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ful waters of the Pacific, his name, his voice, his authority, were everywhere known and recognized as the great bulwark of our American nationality, of our American independence, of the integrity and perpetuity of our great and united American republic. At the north, and at the south, from the east to the farthest west, he was known and felt in this high capacity. But he was thus known, not by virtue of any office he ever filled; for he never rose to an office which made him the representative of more than one state in the confederacy. He was known as such, indeed, not so much as a senator from the patriotic state of Massachusetts, as for his personal ability and efforts, out of congress as well as in it, from the day his name became connected with the history of the country. He was so known, in a word, for the speeches he made, at different times, as the first of American orators devoted to the defence of the institutions and of the existence of the nation; and these speeches, which are destined to last from generation to generation, constitute the body of this volume. Since the living voice, then, is silent forever in the grave, shall not the immortal utterances of that voice be welcome throughout the whole country, east, west, north, south, as the best creations of American oratorical genius, and as the most salutary instructions and lessons to the entire American brotherhood? Though born in one section of the country, and settled in after life in another section, he belonged to all sections equally, to the whole people of the republic; and his name and fame, and his immortal works, should be equally welcome, and will be welcome, in every portion of the Union.
It will be a curious and instructive exercise for the reader, in the perusal of the several speeches, to look at the dates of their publication, and thus note the progress of Mr. Webster's mind toward that wonderful development which it finally attained; and it will be particularly noticed, that between the times of his Dartmouth College argument and of his reply to Hayne, which mark the two extremes of the most brilliant period of his life, there is a space of only twelve years, which were the years intervening between the thirty-sixth and the forty-eighth year of his age.
It is quite evident that Mr. Webster matured rather slowly; that his efforts made before the age of fifty were his most popular because the most impassioned efforts; but that his productions dated beyond the age of fifty, though less fiery, are generally more indic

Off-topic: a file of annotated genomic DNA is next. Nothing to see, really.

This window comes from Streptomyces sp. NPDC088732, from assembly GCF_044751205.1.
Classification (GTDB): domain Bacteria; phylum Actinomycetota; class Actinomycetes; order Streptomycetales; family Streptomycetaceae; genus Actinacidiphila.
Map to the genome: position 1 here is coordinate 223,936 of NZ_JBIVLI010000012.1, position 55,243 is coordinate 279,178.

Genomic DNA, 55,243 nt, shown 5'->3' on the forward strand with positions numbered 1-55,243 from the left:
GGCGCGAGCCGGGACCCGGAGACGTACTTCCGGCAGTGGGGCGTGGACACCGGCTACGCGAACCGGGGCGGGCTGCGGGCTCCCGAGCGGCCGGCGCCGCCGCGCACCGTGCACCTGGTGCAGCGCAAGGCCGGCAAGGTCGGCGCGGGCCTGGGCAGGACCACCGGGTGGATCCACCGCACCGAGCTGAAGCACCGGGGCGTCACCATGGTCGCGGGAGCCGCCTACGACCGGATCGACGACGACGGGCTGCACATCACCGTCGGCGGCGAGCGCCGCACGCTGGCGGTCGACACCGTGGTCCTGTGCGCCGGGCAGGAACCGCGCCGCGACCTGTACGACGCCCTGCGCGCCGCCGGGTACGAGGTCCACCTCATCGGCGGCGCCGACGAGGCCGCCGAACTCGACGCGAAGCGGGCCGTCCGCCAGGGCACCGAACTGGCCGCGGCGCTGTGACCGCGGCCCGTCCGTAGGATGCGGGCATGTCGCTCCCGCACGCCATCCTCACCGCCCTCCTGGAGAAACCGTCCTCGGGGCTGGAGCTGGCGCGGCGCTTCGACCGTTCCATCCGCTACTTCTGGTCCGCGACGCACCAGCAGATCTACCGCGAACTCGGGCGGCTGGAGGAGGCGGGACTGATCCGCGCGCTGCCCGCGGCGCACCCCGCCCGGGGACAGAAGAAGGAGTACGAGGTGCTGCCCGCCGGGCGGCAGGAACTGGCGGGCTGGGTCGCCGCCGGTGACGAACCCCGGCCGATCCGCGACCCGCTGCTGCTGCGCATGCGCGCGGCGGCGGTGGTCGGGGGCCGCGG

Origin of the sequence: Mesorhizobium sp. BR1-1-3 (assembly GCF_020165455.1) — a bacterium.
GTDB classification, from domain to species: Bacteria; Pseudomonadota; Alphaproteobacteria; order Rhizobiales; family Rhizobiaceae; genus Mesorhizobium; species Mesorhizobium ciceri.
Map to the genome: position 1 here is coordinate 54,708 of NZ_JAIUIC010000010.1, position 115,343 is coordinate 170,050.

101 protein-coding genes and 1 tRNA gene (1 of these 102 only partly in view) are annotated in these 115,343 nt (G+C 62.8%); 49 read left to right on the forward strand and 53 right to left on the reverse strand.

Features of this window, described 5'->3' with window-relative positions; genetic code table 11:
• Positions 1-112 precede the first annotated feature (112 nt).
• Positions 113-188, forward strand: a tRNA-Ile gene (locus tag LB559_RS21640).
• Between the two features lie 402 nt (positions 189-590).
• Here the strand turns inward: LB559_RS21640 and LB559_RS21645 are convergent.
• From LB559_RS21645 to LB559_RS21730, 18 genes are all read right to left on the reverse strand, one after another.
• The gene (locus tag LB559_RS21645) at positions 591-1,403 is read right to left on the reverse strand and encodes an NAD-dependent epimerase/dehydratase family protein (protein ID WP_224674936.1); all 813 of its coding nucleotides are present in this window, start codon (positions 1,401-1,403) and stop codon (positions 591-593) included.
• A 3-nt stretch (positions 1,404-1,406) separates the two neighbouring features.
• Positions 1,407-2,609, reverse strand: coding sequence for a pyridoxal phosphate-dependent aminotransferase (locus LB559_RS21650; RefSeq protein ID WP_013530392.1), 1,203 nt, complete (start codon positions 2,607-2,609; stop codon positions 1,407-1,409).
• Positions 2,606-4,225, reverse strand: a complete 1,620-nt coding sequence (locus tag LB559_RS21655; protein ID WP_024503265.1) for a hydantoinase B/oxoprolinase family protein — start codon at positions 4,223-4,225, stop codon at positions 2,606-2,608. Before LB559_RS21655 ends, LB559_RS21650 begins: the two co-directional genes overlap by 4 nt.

ative of his unsurpassed abilities as a man of deep, penetrating, farreaching, and comprehensive mind. His mind, indeed, seemed to grow clearer as he advanced in years; and the very latest speeches, though not so striking to superficial hearers, will be regarded hereafter, by close and competent readers, as the most finished of all the productions of his tongue and pen.
One result, it is to be earnestly hoped, will not fail to follow a general circulation of these master pieces among the generous youth of Mr. Webster's native land. It is to be hoped that his style of clocution, calm, slow, dignified, natural, unambitious, and yet direct and powerful, will take the place of that showy, flowery, flashy, fitful and boisterous sort of speaking, which seems to be becoming too common, which so breaks down the health of the speaker, and which is nevertheless most likely to strike the feelings and corrupt the judgment of the young. Let me here say plainly, that, having heard Mr. Webster speak very frequently, on almost every variety of occasion, I have never heard him, even when most excited, raise his voice higher, or sink it lower, or utter his words more rapidly, than he could do consistently with the most perfect ease, and with the utmost dignity of movement. Ile never played the orator. He never seemed to be making any effort. What he had to say he said as easily, as naturally, and yet as forcibly as possible, with such a voice as he used in common conversation, only elevated and strengthened to meet the demands of his large audiences. So intent did he seem to be, so intent he certainly was, in making his hearers see and feel as he did, in relation to the subject of the hour, that no one thought of his manner, or whether he had any manner, till the speech was over. That is oratory, true oratory; and it is to be hoped that the more general distribution of these master-pieces will have the ultimate effect of making it the American standard of oratory from this age to all future ages.
CLIFTON SPRINGS, October, 1854.